You can build your Learning Maps for the role, from beginner to expert. You can start to design and develop training around the gaps that really impacts performance. You can map these duties and tasks to competencies and leverage them in cross-team training interactions, and make decisions on the right method for delivery

Now you are armed, much like a marketing department, with an analysis of your customer base and potential for results based on empirical data and not simply feelings. Now you can go to your LT with a plan that justifies a budget and will deliver results. Oh, and you’ve done it all in two days. Good luck!

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Employee Retention: What Employees Want: Pillar #1 Clear Goals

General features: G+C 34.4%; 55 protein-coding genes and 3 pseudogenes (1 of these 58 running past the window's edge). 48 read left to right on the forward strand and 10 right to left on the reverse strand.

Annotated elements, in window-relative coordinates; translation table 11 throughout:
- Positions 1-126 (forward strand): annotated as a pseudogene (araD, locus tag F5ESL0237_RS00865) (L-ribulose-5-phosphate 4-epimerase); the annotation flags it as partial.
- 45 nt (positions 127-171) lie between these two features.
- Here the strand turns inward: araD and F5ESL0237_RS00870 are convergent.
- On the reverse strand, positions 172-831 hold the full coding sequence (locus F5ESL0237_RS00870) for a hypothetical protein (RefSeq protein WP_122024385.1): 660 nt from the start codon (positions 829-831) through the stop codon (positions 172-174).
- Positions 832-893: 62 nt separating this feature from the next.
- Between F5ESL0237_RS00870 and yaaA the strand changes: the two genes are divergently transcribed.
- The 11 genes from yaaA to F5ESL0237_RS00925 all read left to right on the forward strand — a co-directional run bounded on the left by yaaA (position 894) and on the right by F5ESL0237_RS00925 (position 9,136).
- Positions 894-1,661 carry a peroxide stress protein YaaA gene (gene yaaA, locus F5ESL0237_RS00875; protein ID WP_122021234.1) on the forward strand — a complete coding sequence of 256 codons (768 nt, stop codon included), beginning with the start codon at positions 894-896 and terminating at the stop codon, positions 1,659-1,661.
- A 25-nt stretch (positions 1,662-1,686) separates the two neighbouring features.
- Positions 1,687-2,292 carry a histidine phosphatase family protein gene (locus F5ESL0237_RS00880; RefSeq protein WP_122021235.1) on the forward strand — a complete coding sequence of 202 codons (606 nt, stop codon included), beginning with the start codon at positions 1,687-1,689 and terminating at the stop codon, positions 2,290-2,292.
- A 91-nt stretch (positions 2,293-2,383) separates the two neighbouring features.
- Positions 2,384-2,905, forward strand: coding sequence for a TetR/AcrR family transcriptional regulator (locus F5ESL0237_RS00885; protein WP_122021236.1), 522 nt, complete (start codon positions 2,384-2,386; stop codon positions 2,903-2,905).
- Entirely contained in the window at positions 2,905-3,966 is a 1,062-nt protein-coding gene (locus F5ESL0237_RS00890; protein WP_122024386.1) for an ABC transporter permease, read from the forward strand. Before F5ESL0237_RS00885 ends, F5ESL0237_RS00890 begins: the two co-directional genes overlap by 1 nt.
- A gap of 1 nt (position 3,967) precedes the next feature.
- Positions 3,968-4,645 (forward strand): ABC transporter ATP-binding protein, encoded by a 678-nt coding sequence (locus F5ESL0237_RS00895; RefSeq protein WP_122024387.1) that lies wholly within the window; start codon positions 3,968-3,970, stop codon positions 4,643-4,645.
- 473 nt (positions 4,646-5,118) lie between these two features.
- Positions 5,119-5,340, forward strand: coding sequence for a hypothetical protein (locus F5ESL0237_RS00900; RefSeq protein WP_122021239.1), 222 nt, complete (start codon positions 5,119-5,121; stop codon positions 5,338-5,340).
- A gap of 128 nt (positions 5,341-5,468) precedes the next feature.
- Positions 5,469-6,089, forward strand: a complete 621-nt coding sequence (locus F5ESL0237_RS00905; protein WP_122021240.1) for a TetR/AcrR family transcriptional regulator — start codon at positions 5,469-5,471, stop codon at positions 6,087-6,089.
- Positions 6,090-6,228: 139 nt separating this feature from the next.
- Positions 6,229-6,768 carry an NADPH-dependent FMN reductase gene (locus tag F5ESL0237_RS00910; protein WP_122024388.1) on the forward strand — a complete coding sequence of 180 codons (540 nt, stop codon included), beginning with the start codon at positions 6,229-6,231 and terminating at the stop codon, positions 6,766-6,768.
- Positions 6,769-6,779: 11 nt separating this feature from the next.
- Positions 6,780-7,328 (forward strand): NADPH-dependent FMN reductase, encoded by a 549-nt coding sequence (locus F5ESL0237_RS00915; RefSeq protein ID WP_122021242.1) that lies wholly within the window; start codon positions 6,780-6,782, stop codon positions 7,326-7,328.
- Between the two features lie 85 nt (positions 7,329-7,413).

Employee Retention: What Employees Want: Pillar #1 Clear Goals from Tina Greenbaum on Vimeo.

This is the first in the series about Employee Retention: What Employees Want. We’re talking about Clear Goals – both in the direction you’re going as an individual employee and the direction of the company.

To view the rest of the series on Vimeo as it is published, click here.

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Employee Retention: What Today’s Employees Are Looking For

Today’s workforce is a different breed from the dedicated 9-5’ers of yesteryear; this makes employee retention an entirely new ballgame. The current financial landscape has a great deal to do with it. The internet allows consumers to buy more than ever before with a few clicks of a mouse, while real estate prices continue to rise and income rates remain relatively static.